Australian medical marijuana farm’s LED lights turn night sky pink

A mysterious pink glow illuminated the sky above the Australian town of Mildura on Wednesday evening, leaving residents wondering if they were witnessing an alien invasion, misplaced northern lights or some sort of solar flare.

Local resident Tammy Szumowski and her family thought the world might be coming to an end. “I was just like ‘What the hell is that?’ It is very bizarre, this huge pink light in the sky,” she said. “I’m trying not to freak out because I’ve got my girls in the car.”

Others looked for an explanation.

“I was driving home and it was dark, and I noticed a very unusual, quite large pink glow,” said Anne Webster, a lawmaker who represents the area in Australia’s Parliament. “I thought that is very strange. My first thought was there has to be a logical reason for this.”

In fact, the glow emanated from a medical cannabis facility on the outskirts of Mildura that inadvertently revealed its previously undisclosed location while testing out LED lights, which reflected off the cloudy night sky to create an eerie, supernatural scene that spooked and delighted the town of 56,000 residents.
As the facility’s security guard investigated the source of the hot pink light, he realized it was attracting attention around Mildura, which is about 340 miles northwest of Melbourne.

“He went out on the evening and noticed a glow and he noticed a few vehicles pulling up to see where it was coming from,” Peter Crock, chief executive of Cann Group, the cannabis research and production company behind the facility, told the Australian Broadcasting Corp.

The company normally uses blackout curtains to hide the red-spectrum LED lights used to encourage plant growth. But on Wednesday the curtains were left open for a time, sending a Bat-Signal that was visible for miles around the facility, located in the southeastern state of Victoria.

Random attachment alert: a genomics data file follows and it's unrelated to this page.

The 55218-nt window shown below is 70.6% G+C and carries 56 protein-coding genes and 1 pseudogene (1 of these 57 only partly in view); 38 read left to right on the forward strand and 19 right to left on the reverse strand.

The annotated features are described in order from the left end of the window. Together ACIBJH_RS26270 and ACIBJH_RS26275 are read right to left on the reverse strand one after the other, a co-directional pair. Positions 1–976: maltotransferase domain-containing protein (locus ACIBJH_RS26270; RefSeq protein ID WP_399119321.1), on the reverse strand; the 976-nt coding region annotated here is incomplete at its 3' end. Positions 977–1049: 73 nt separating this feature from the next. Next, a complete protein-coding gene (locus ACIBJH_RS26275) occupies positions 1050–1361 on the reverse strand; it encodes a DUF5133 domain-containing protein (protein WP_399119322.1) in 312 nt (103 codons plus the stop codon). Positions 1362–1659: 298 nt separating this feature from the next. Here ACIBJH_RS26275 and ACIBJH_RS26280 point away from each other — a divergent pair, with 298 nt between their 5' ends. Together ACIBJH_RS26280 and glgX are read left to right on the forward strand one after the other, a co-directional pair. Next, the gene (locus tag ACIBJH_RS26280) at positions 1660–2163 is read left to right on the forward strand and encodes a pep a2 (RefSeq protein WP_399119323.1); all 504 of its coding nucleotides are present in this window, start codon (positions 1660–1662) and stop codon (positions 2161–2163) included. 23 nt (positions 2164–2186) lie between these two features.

In 2016, Australia legalized the cultivation, research and manufacturing of medical marijuana. Today, some 70,000 Australians turn to medical marijuana for relief, bringing in estimated revenue of $160 million in 2021, according to Fresh Leaf Analytics, a cannabis market research company. Australians use medical marijuana primarily for pain, anxiety and sleep problems, according to a 2022 study published in the journal Frontiers of Pharmacology.

Prescriptions have spiked in the past two years, which the study attributed partly to the “mental health burden” of Australia’s coronavirus containment restrictions. The country imposed one of the world’s strictest lockdowns before vaccinating 95 percent of its adult population.

Cann Group was the first company licensed by Australia to conduct cannabis research. It received a $1.4 million grant from the Victoria state government, part of which was used to develop a commercial medical cannabis facility in a location that was undisclosed until this week’s illumination incident. The Mildura facility, which was built on the site of a former juice factory, harvested its first batch earlier this month.
Mildura is known as a major grape producer, supplying wineries across the region. But its venture into cannabis production is new.

“It is providing jobs, and this is only the tip of the iceberg because it has quite a future for growth,” said Webster, the lawmaker, who has toured the Cann facility.
“We’ve resumed normal transmission but it definitely caught everyone’s attention in the meantime,” Crock, the Cann chief executive, said of Wednesday’s incident. “Any publicity is good publicity.”

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